Beaver problems: National symbol conflicts with national capital

Lindsay Jolivet
Daily Buzz
Beavers in Regina can pose problems when their dams disrupt storm channels.

A huge population of beavers has found a home, fittingly, in the Canadian capital that chose the buck-toothed rodent as a national symbol. And if you ask the city of Ottawa, they might say the beavers are letting status go to their heads.

The city's new wildlife strategy says beavers, while they provide crucial support to the area's ecosystem, have been building dams near bridges and road culverts that sometimes flood land and damage roads.

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Their population has risen in recent years, and there are now an estimated 2,500 to 5,000 beavers living in the city, according to the Ottawa Sun.

In past years, farmers have called them uncontrollable pests. The Sun reported trappers kill about 150 beavers a year to prevent them from damaging infrastructure.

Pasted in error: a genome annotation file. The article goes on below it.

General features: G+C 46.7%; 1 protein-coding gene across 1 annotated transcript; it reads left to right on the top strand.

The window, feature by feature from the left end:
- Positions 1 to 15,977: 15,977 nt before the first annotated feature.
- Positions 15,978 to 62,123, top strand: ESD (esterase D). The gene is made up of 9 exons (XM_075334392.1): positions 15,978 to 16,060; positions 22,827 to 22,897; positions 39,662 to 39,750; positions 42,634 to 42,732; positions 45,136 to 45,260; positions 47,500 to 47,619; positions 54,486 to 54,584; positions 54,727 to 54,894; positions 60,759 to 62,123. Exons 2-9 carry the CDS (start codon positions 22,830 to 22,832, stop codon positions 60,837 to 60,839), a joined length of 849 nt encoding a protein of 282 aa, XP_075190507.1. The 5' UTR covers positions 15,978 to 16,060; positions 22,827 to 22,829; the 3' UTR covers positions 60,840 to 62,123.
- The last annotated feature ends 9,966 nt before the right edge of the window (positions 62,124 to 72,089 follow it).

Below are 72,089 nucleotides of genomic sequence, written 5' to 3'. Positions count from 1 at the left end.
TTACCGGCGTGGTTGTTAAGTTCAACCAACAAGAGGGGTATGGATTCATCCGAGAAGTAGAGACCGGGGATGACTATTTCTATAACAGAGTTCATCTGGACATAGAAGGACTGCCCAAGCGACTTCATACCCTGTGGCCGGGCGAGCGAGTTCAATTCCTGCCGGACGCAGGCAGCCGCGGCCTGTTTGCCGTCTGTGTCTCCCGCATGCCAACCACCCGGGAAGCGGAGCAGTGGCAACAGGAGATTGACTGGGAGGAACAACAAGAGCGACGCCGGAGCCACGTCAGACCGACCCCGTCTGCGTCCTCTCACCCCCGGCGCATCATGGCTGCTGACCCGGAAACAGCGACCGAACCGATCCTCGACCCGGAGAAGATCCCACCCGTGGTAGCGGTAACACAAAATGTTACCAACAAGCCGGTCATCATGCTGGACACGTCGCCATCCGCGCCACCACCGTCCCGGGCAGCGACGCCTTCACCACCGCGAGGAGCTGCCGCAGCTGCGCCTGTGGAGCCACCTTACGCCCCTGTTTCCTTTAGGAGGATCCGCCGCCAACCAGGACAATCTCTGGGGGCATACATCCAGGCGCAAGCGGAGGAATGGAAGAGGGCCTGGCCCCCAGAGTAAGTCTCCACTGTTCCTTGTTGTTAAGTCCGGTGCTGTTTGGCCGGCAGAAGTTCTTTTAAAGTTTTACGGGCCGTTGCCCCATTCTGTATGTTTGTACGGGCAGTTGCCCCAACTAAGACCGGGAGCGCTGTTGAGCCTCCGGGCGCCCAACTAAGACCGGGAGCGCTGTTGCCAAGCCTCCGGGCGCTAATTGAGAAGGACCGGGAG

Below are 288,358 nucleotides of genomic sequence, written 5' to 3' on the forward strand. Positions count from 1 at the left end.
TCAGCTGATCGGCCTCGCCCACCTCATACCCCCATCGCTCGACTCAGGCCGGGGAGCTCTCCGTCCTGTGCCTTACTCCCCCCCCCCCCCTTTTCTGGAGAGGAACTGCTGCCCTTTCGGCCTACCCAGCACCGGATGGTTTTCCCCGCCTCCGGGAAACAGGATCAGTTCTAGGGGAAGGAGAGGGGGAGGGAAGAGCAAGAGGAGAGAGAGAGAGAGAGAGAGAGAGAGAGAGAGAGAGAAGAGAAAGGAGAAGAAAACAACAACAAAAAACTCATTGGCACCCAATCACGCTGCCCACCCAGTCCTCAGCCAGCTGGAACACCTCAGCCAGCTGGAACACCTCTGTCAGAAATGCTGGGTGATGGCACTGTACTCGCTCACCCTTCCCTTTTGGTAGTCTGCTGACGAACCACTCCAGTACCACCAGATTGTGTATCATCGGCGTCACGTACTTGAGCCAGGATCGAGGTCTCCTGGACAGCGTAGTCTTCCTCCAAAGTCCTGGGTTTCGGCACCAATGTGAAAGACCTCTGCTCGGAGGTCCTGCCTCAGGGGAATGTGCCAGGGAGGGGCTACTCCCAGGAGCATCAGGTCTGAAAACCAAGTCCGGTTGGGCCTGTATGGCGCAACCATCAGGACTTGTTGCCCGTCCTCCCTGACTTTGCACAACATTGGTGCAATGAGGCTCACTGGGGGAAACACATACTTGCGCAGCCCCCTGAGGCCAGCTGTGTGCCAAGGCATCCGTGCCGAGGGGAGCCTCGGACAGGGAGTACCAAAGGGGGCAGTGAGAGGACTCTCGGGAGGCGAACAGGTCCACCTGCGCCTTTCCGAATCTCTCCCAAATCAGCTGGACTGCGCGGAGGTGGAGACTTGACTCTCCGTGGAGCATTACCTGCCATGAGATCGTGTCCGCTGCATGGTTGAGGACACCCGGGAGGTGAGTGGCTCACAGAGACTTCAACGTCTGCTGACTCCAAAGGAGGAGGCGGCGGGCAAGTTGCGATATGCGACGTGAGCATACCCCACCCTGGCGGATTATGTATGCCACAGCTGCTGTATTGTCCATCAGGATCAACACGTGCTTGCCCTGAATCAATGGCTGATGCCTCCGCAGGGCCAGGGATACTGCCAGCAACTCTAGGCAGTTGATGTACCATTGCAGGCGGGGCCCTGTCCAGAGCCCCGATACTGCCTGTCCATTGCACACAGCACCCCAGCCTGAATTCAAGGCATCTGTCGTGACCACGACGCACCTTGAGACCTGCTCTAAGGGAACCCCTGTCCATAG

Bring in the "beaver deceivers," the city says in its new strategy, devices that operate like fences to block beavers from culverts. But beaver deceivers won't work everywhere, and the city has said it might still need to trap beavers.

Ottawa's wildlife debates don't stop at beavers. The strategy also addresses management of wild turkeys and other animals. Turkeys made headlines this Christmas after residents complained they were running rampant in the suburbs, frightening and annoying families.

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Reports have also revealed a trend among some Ottawa residents of trapping and deporting unwanted squirrels to Quebec. The city report warns moving wildlife could kill animals or cause them suffering.

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